The Veterans Affairs Department is requesting a budget of $182 billion next year, a nearly $20 billion funding increase designed in part to tackle outstanding health care claims from veterans.
The proposed spending plan unveiled on Tuesday includes nearly $103.6 billion for mandatory programs such as disability compensation and pensions, and more than $78 billion in discretionary funding -- mostly for health care.
VA Secretary Bob McDonald, who is scheduled to testify Wednesday before Congress on the budget request, said the agency now has "one of the greatest opportunities in its history to transform the way it cares for our veterans."
McDonald says the funding will expand health care options to veterans across the country, continue efforts to end chronic veteran homelessness and further reduce the backlog on first-time claims and also on appeals.
Claims appeals, which have increased over the past six years as the VA put more resources and manpower into tackling the first-time claims backlog, is being targeted next year with more money and personnel.
The budget proposes $156.1 million and 922 full time employees for the Board of Appeals, up from about $110 million for a staff of 680 personnel in 2016.
The department's spending plan marks the last one that President Barack Obama will submit as his second term ends next year and amounts to about double what it was in 2009 when he was sworn in.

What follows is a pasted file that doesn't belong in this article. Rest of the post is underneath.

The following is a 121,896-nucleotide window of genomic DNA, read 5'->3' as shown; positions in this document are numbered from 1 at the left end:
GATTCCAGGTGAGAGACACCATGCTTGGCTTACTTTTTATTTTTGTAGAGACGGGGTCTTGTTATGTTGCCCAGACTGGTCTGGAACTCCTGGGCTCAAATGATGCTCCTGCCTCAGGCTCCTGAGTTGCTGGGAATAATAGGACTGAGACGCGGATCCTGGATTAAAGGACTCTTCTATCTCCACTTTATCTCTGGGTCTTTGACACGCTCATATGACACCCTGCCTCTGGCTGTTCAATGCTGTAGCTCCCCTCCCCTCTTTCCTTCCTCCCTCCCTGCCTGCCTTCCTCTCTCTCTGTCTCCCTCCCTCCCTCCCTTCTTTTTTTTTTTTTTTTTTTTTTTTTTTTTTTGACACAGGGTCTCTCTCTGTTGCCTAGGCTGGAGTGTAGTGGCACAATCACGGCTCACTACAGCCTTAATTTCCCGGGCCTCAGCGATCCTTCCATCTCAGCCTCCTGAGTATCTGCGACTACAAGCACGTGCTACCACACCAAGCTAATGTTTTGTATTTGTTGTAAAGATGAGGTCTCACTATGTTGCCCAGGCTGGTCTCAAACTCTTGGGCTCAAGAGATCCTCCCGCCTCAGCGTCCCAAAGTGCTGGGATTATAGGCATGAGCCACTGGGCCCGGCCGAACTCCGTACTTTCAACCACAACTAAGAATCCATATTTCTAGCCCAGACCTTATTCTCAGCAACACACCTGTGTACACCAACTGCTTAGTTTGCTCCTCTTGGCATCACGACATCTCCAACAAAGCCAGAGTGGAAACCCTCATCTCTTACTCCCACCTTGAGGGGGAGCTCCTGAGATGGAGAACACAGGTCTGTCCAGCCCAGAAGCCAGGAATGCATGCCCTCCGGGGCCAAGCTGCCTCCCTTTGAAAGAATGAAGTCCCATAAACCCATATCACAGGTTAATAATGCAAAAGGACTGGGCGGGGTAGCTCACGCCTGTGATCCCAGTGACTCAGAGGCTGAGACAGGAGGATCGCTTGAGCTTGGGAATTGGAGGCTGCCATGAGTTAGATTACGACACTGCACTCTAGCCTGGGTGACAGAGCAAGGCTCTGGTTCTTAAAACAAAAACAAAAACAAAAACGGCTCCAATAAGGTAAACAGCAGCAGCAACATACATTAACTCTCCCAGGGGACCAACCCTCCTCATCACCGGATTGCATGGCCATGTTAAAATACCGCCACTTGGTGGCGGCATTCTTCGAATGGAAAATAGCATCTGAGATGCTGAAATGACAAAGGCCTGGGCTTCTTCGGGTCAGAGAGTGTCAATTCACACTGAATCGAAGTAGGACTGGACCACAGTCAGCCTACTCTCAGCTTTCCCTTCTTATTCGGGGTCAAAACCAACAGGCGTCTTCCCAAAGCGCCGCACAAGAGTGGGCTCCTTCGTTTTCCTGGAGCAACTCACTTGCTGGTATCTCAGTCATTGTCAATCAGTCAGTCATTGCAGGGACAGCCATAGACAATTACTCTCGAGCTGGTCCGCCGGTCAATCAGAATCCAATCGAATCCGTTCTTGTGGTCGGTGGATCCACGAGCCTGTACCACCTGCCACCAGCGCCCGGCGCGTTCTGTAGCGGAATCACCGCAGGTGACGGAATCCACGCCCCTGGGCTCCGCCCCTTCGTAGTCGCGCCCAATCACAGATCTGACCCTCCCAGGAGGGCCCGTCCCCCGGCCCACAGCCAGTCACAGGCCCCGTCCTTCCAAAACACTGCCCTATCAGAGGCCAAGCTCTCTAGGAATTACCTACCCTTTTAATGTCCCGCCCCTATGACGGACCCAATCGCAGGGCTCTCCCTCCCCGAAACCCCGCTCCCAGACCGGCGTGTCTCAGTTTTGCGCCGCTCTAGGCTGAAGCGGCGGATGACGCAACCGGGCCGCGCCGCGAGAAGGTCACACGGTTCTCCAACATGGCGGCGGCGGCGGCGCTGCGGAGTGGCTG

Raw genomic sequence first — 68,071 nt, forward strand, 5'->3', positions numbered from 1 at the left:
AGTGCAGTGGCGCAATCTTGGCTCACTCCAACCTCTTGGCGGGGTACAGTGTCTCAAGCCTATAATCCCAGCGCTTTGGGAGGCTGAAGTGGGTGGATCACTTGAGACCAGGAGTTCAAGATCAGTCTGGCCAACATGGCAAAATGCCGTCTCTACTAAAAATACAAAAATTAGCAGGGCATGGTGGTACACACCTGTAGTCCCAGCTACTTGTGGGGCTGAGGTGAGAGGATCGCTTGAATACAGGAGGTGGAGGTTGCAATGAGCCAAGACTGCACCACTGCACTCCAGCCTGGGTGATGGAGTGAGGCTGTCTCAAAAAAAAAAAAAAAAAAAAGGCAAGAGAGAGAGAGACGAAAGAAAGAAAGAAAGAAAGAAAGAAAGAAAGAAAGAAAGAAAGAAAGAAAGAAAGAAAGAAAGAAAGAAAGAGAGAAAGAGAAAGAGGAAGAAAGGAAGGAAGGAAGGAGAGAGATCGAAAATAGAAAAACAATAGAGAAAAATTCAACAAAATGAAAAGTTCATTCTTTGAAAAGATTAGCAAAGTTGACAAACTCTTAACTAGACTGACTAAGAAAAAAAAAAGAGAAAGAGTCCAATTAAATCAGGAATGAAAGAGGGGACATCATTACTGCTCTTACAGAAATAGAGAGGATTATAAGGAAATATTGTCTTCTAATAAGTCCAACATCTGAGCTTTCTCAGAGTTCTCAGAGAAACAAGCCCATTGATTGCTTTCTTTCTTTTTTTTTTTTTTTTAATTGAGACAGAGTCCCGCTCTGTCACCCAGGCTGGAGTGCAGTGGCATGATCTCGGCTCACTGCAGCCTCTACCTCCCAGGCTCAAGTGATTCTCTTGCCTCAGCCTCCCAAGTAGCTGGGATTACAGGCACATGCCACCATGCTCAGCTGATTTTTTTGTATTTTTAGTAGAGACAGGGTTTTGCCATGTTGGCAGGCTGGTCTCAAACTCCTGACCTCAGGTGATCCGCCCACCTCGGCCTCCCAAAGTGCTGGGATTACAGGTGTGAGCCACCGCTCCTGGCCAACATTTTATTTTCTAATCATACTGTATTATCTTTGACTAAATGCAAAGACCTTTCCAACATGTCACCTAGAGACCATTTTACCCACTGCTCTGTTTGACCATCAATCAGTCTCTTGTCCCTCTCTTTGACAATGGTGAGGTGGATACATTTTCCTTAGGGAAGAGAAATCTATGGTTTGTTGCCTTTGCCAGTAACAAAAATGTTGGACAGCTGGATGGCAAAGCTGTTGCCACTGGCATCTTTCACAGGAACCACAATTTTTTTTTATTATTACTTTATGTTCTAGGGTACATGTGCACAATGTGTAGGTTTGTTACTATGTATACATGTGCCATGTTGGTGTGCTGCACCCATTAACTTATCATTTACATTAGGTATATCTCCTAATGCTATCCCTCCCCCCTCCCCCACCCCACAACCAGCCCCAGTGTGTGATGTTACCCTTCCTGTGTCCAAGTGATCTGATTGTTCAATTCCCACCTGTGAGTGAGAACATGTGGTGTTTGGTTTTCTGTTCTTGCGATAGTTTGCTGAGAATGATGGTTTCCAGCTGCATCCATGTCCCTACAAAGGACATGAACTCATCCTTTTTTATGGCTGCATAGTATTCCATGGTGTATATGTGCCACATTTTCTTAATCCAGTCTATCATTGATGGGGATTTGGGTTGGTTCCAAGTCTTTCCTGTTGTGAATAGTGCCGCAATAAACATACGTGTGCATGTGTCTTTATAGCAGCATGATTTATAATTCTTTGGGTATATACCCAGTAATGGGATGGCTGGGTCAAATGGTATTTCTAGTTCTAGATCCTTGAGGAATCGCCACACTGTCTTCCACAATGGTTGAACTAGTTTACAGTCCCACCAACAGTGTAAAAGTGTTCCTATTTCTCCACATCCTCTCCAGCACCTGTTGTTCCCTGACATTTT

After the White House released the budget details, Rep. Jeff Miller, R-Florida, a Republican from Florida and the chairman of the House Veterans Affairs Committee, released a rundown of recent and longstanding department problems, from cost overruns on construction projects to employees not being held accountable for poor performance and alleged wrongdoing.
"I will fight to ensure VA has the resources it needs, but given the complete lack of accountability for the department's string of past financial failures, this budget request will receive every bit of the scrutiny it is due," he said in a statement.
The department budgeted $68.6 billion for health care. Of that amount, more than $12 billion is slated to deliver health care to vets in their community.
Another $8.5 billion is for long-term care; $7.8 billion for mental health programs; $1.6 billion to reduce veteran homelessness; $1.5 billion to treat veterans ill with hepatitis C; $601 million for treating spinal cord injuries and $284 million for traumatic brain injuries, according to budget documents.
The VA expects to spend $725 million for caregivers.
To improve claims processing, the VA is continuing to invest in technology, earmarking $180 million to the Veterans Benefits Administration to enhance its electronic claims system and $143 million to the Veterans Claims Intake Program to continue converting older, paper records, including health records, into digital images and data.
The backlog in first-time claims -- those not acted on within 125 days of filing -- has been reduced from its 2013 peak of 611,000 to about 82,000, McDonald said last month.
Unlike other parts of the federal budget, Congress has authorized the VA to include funding requests one year in advance. As a result, the department included 2018 funding figures that totaled about $174 billion, including $104 billion in mandatory programs, a $1.5 billion increase from the 2017 request, and $470 billion in advance appropriations, an boost of about $300,000 from next year's amount.